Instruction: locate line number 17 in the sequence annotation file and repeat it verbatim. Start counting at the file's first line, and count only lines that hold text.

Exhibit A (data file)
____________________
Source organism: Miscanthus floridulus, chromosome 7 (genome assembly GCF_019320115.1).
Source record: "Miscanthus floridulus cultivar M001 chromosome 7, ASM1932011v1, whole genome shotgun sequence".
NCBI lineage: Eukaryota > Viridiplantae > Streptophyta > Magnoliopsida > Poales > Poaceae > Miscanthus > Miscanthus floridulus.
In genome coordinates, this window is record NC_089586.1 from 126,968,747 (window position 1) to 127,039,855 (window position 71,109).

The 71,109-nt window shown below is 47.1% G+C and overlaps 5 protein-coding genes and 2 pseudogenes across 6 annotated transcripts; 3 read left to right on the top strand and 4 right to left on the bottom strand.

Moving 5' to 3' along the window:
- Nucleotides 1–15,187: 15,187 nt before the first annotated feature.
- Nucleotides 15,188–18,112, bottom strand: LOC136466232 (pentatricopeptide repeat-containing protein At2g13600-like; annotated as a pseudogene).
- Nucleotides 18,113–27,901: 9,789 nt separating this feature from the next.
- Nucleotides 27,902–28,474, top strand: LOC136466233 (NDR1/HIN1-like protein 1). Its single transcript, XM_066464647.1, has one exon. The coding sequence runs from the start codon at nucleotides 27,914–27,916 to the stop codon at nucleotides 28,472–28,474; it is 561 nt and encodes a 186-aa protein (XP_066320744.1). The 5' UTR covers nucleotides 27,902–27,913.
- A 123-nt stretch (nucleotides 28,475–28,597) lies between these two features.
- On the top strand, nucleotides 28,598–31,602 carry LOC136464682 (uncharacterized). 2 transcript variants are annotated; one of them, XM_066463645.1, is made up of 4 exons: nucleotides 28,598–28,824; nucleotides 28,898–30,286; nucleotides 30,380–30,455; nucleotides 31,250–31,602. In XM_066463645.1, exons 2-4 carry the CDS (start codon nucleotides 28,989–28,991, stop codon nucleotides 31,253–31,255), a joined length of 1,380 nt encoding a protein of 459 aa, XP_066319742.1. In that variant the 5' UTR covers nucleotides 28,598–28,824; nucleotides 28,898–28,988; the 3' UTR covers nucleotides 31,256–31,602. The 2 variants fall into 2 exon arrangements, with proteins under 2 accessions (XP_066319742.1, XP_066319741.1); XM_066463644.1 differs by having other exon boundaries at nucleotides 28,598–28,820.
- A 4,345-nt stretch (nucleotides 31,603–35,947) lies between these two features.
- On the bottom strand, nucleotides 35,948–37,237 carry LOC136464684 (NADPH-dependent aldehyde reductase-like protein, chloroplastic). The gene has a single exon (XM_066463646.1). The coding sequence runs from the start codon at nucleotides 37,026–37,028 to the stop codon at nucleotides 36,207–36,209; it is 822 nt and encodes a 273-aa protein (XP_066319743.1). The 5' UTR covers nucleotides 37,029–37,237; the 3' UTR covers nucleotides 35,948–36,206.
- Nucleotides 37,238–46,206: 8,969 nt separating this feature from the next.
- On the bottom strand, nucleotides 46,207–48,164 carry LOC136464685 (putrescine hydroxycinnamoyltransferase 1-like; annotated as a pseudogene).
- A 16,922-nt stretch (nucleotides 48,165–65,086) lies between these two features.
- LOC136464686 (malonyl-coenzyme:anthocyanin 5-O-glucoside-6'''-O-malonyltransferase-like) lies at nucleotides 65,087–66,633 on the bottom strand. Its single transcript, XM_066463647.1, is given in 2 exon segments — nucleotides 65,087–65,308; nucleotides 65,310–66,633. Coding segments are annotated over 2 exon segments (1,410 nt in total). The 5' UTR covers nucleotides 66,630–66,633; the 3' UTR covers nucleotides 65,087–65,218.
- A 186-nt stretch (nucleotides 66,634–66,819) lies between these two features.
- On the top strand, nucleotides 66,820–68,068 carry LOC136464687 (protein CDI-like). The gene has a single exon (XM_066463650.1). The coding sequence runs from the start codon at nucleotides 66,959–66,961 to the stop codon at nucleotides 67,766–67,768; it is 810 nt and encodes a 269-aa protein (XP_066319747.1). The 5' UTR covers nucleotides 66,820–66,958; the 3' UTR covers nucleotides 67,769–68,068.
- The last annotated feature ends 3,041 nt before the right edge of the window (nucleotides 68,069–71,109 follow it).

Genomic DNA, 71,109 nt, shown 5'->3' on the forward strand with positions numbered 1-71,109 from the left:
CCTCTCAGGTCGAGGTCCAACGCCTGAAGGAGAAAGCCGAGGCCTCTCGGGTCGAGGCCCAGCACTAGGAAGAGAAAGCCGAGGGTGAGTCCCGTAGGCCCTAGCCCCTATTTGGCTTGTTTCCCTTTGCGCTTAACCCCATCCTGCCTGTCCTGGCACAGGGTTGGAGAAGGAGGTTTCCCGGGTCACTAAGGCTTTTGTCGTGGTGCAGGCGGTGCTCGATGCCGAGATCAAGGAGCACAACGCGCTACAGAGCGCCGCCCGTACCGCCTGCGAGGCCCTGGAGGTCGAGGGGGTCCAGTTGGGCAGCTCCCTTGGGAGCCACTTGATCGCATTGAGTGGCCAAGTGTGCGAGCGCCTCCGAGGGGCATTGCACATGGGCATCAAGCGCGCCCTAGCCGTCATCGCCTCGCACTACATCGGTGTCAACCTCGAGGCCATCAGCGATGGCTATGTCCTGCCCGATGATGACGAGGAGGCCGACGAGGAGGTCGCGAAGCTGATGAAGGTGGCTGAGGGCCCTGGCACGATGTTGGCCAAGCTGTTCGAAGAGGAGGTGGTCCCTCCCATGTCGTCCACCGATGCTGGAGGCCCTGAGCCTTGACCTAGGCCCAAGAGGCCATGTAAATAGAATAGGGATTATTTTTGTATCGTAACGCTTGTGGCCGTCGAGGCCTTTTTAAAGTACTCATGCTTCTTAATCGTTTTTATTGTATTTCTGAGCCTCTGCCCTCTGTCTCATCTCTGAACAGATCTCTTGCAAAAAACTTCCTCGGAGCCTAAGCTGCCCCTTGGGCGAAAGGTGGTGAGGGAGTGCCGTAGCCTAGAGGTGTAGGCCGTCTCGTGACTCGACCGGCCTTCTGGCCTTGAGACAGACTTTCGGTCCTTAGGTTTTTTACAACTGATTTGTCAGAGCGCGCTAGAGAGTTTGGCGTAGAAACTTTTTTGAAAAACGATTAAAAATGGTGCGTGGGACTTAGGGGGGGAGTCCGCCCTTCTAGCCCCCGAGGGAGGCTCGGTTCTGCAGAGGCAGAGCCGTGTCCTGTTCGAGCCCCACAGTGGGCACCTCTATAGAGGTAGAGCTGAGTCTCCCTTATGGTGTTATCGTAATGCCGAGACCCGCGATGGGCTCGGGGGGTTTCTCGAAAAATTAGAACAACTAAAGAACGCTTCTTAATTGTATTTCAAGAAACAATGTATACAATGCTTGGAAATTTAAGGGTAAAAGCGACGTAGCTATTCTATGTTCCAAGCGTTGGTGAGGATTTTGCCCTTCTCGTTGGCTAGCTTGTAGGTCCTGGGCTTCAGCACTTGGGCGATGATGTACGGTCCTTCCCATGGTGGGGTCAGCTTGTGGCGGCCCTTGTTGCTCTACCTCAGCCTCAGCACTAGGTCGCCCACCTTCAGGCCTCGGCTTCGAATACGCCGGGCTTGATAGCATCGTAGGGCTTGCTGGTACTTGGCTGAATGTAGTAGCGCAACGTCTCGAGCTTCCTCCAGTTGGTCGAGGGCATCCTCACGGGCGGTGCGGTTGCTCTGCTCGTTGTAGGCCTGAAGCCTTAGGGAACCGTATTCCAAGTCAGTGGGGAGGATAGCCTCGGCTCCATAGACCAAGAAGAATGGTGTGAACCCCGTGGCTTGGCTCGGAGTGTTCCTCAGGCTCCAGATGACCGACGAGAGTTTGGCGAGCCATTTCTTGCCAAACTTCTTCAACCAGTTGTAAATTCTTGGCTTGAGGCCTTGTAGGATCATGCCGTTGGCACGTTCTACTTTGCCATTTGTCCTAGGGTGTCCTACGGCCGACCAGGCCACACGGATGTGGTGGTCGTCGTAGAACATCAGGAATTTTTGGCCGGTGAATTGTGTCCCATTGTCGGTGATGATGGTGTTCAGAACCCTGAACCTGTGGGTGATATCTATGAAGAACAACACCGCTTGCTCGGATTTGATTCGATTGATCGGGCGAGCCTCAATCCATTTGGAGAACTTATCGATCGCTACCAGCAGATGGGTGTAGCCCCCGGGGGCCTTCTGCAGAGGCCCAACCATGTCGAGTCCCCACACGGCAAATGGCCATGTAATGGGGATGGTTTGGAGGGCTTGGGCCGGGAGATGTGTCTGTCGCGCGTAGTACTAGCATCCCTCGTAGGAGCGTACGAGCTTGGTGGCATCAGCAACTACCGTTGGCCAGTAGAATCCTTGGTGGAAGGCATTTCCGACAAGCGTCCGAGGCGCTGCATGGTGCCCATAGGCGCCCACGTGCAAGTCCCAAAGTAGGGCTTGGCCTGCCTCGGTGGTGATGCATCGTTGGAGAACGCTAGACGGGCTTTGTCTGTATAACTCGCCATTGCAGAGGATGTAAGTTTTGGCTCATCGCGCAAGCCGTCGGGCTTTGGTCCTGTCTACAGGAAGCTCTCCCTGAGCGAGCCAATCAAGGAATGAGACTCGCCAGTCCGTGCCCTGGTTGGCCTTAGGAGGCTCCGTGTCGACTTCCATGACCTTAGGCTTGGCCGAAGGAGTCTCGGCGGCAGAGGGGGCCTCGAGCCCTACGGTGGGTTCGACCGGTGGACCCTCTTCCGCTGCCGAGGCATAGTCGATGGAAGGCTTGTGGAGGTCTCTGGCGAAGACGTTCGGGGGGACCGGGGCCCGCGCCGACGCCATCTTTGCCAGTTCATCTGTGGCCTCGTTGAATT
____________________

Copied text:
- A 16,922-nt stretch (nucleotides 48,165–65,086) lies between these two features.